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Sudanese security forces fired on student demonstrators in a central province on Monday, killing at least five people, protest organizers said.

The Sudanese Doctors Central Committee said the demonstration in Obeid, in North Kordofan province, was organized by high school students to protest military rule. It said several people were wounded, some critically.

The committee is part of the Sudanese Professionals’ Association, which spearheaded months of protests leading to the military overthrow of President Omar al-Bashir in April. The protesters have continued to take to the streets, demanding a swift transition to civilian rule.

The SPA posted a video showing hundreds of students, many wearing backpacks, protesting in Obeid as gunshots echo in the background. The group called for Sudanese to take part in demonstrations in the capital, Khartoum, and elsewhere to condemn the violence.

Mustafa Mohammed, a doctor at the main Obeid hospital, said it had received five bodies and was treating dozens of wounded students.

“Most of the wounded have been shot in the legs, head and stomach,” he said.

Local authorities suspended classes in all schools across North Kordofan and declared a nightly curfew in parts of the province “until further notice.”

Maj. Gen. al-Sadiq Abdallah, North Kordofan’s governor, said he formed a fact-finding committee to investigate the violence and vowed to bring those responsible before a court.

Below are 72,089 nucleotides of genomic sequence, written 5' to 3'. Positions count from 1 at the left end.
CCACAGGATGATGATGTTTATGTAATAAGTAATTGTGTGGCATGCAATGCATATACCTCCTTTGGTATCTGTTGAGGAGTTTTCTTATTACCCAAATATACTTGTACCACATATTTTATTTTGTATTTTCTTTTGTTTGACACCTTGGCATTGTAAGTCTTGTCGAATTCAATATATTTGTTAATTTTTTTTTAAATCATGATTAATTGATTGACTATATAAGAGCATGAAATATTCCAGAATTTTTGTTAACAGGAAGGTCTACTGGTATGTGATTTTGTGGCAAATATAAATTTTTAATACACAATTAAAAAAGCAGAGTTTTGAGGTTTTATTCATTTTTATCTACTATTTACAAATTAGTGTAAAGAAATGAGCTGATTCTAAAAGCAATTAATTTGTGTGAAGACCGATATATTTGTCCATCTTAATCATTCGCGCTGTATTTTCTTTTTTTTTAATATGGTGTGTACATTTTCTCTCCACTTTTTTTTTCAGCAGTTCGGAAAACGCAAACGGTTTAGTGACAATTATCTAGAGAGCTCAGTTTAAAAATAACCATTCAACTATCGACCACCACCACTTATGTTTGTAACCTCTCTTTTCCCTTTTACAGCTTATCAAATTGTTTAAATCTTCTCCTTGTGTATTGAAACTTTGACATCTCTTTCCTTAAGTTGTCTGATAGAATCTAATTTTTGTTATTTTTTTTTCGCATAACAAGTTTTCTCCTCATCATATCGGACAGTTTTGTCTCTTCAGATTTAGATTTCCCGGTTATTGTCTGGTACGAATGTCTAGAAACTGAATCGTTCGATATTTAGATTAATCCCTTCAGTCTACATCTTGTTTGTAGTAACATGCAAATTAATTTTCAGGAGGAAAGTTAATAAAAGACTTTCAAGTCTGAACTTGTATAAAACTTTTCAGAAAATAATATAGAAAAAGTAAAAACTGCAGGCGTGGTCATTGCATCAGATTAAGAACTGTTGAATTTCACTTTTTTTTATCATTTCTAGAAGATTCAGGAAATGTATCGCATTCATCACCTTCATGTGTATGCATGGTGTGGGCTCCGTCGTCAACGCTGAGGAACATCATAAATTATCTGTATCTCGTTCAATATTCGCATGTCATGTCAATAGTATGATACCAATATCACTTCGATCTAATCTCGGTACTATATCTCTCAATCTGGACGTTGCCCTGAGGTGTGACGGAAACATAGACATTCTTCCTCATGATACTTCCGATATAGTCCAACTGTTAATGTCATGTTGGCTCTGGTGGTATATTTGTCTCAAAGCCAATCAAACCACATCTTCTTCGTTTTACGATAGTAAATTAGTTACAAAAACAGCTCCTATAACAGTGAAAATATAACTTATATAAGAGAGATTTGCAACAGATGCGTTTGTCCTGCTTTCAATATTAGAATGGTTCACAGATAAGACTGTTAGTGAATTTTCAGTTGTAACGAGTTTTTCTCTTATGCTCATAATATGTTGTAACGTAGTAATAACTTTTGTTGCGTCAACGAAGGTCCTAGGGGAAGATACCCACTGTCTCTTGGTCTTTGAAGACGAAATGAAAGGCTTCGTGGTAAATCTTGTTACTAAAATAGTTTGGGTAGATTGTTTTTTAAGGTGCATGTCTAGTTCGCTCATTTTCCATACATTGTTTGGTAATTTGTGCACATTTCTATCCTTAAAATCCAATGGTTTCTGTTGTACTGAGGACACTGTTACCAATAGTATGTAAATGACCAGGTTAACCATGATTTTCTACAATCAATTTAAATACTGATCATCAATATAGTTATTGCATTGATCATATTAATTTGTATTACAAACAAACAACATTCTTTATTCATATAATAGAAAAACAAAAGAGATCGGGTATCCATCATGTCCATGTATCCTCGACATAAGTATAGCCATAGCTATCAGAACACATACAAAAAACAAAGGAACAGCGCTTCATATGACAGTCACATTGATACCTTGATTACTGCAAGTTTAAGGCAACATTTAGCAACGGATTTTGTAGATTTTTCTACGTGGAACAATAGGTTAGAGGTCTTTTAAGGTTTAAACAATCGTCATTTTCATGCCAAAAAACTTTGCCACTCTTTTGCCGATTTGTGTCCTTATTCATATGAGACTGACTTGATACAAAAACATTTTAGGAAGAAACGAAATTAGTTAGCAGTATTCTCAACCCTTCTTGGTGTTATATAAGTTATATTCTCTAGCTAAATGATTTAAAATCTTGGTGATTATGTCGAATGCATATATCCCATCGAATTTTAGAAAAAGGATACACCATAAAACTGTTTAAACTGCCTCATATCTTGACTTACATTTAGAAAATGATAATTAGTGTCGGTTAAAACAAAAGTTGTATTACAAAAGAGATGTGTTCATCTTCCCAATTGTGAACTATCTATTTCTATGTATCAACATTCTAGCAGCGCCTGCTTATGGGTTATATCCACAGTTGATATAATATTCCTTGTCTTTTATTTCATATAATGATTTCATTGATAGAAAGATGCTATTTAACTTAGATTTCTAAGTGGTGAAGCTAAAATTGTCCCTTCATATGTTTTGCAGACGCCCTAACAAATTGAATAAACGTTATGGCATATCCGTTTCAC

The U.N. children agency condemned the violence against school children and called for authorities to hold the perpetrators accountable.

“The children, aged between 15 and 17 years old, were protesting the commencement of the school year amid the political uncertainty in Sudan,” said Abdullah Fadil, UNICEF’s representative in Sudan. “No child should be buried in their school uniform.”

The protest coalition said the crackdown was carried out by the military and the Rapid Support Forces, a paramilitary unit that grew out of the feared Janjaweed militias unleashed during the Darfur conflict in the 2000s. The RSF is led by Gen. Mohammed Hamdan Dagalo, known as Hemedti, who is also the deputy leader of the military council.

The protesters say the RSF was also behind the dispersal of their main sit-in in Khartoum on June 3, which they say killed nearly 130 people. The state prosecutor put the death toll at 87.

Sediq Yousef, a negotiator for the protest coalition, said there should be no further talks with the military until it halts its “violations.”

“We cannot sit at a negotiating table with those who allow the killing of revolutionaries,” he said.

The two sides plan to meet Tuesday to discuss a power-sharing deal. They agreed on the outline of an agreement earlier this month but remain divided on a number of key issues, including whether military commanders should be immune from prosecution for violence against protesters.

Also Monday, Dagalo, the deputy head of the military council, met with Egypt’s President Abdel-Fattah el-Sissi, in his first visit to Cairo since the military ouster of al-Bashir.

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